Afcon 2019 hosts Cameroon need improvement on and off the pitch

Concerns over whether the country will be ready to host the tournament in mid-2019, and whether new coaching duo of Seedorf and Kluivert can turn the team's fortunes around

Newly appointed Cameroon coach, former Dutch international footballer Clarence Seedorf (L) and former teammate  Patrick Kluivert address a press conference in Yaounde on August 20, 2018. (Photo by Reinnier KAZE / AFP) / “The erroneous mention[s] appearing in the metadata of this photo by Reinnier KAZE has been modified in AFP systems in the following manner: [Seedorf] instead of [Seerdorf]. Please immediately remove the erroneous mention[s] from all your online services and delete it (them) from your servers. If you have been authorized by AFP to distribute it (them) to third parties, please ensure that the same actions are carried out by them. Failure to promptly comply with these instructions will entail liability on your part for any continued or post notification usage. Therefore we thank you very much for all your attention and prompt action. We are sorry for the inconvenience this notification may cause and remain at your disposal for any further information you may require.”
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Votes are still being counted following Sunday's presidential elections in Cameroon, where one opposition candidate has declared himself the victor already, but the incumbent, 85-year-old Paul Biya, is widely expected to emerge with his 36-year rule extended. Whoever is in the office, there is work to be done on the project designed to draw global attention to the country in less than nine months time.

Biya hosted a small delegation from Caf, the governing body of African football last week to reassure them that preparations for hosting the largest-ever Africa Cup of Nations finals in mid-2019 are on track. Caf’s preliminary scrutiny cast some doubts, Caf's president Ahmad Ahmad observing: “There is a lot still to do, and not much time left.”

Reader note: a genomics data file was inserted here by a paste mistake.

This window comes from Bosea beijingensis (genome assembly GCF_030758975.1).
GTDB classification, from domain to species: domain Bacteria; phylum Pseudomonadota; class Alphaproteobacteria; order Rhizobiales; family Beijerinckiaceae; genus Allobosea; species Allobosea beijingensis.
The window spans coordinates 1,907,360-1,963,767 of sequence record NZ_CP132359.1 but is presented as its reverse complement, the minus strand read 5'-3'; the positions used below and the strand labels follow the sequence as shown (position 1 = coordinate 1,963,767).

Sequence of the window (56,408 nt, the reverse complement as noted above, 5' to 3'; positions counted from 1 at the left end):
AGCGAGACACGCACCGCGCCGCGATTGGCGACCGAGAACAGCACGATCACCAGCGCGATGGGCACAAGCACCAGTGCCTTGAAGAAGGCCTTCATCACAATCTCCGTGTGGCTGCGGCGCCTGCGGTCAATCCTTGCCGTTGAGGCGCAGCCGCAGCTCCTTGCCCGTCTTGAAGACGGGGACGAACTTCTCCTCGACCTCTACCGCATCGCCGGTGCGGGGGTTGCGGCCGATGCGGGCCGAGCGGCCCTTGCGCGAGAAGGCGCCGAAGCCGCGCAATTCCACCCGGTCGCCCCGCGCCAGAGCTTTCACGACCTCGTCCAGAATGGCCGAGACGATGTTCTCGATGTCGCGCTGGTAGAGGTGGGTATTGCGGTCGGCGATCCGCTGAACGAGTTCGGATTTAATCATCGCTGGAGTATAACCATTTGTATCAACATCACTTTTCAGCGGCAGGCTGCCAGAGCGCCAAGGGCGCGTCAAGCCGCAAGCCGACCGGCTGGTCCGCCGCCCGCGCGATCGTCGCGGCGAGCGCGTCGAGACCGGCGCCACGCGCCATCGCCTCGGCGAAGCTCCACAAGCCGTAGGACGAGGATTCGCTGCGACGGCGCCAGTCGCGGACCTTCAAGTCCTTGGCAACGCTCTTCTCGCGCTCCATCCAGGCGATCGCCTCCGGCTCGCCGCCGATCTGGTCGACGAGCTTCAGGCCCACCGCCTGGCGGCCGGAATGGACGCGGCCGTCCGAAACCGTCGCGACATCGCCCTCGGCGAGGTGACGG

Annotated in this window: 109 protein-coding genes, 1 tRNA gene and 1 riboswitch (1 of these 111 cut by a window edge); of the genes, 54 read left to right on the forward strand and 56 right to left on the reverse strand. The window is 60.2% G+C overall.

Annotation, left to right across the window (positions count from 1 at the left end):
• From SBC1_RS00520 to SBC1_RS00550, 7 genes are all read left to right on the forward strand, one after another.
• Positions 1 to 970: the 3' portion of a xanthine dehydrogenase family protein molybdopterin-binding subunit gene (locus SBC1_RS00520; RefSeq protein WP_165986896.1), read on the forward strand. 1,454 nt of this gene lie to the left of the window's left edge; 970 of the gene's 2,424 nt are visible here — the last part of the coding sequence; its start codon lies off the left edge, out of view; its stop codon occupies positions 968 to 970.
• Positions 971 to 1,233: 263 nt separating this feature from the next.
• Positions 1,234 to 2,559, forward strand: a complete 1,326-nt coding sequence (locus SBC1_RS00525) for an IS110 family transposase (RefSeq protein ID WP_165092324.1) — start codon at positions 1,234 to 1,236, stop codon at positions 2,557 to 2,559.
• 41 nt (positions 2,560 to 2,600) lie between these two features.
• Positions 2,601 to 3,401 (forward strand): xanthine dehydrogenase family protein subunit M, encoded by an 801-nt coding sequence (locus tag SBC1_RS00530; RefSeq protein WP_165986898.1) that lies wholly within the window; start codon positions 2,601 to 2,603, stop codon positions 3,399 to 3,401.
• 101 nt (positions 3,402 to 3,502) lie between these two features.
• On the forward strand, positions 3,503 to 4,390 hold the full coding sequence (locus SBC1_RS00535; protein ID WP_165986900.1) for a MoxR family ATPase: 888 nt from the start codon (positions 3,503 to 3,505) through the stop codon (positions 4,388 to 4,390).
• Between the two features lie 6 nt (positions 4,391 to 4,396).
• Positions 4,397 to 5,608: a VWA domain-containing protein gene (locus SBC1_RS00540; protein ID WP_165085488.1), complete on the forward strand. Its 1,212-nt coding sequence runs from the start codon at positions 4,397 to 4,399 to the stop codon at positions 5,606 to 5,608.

He offered some encouragement. “Cameroon has overcome many obstacles already, and with all its great football history, would be the best host,” Ahmad said. Privately, soundings have been made to other countries, notably Morocco, about their readiness to host the tournament next June and July in case of a crisis.

A more urgent evaluation of Cameroon’s backlog in terms of infrastructural work, on hotels and stadiums, will be made next month by Caf, who know the next Nations Cup needs to be a successful showpiece. African football's reputation suffered a little at the World Cup in Russia, with none of the five competing teams going beyond the first group stage. And Caf have boldly expanded their biennial festival, the Nations Cup: There will be 24 countries competing next year, up from 16, which means a longer schedule. They have altered its place in the calendar, no longer a new year event taking place while major domestic leagues are going on, which means no more club-versus-country sagas over player availability. With a June there is also a larger potential broadcast audience to reach out to.

The increased number of finalists means that, going into this week's third and fourth matchdays of Afcon qualification, there is less jeopardy for the traditional heavyweights, although Nigeria, having lost to South Africa in a tricky group led by Libya, already have ground to make up. Pierre-Emerick Aubameyang’s Gabon are also stuck outside the qualifying positions in their Group C, behind Burundi, who have reinforced their forward line by committing the former England Under 21 striker, Saido Berahino to an senior international career with the country of his birth.


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As for the designated hosts, the defending champions Cameroon, their preparations on the field have been as rocky as off it. The Belgian, Hugo Broos, who guided the so-called "Indomitable Lions" to success in the 2017 tournament, has left, the Cameroonian FA are operating under a Fifa-appointed "normalisation committee" following an administrative breakdown and the coaches given the task of shaping a side to make a nation proud next year are high-profile but short on experience.

Clarence Seedorf, the serial European Cup winner and former Netherlands international midfielder is manager, his assistant his Dutch former colleague, Patrick Kluivert. Seedorf, 42, has managed AC Milan, China’s Shenzhen and Spain’s Deportivo La Coruna but none of those for more than six months. He had never worked in Africa before.

He will take charge of his first home Cameroon match on Friday, in Yaounde against Malawi, determined his team should make a better impression than they did on the debut of Seedorf and Kluivert on the bench, when Cameroon had to come from behind to draw with the Comoros Islands. There have been shake-ups already, with former captain Benjamin Moukandjo, of Beijing Renhe, left out of his squad, Seedorf remarking that “good young players aren’t competitive if they play in the Chinese league".

Moukandjo, 29 and a star of the last Nations Cup, announced his international retirement as a result, although Seedorf has since suggested a climbdown might yet be negotiated. It could be demanded by the public if the matches - home this week, away next week - against Malawi disappoint. Victories in those may turn out to carry more than just a morale boost, too.

As hosts, Cameroon qualify by right for Afcon 2019; if they were to lose their host status, the group games they are participating in - with Malawi, Morocco and the Comoros with the third-place team given a tie-breaker chance to go the finals if Cameroon finish above them - may turn out to be crucial to any defence of their title.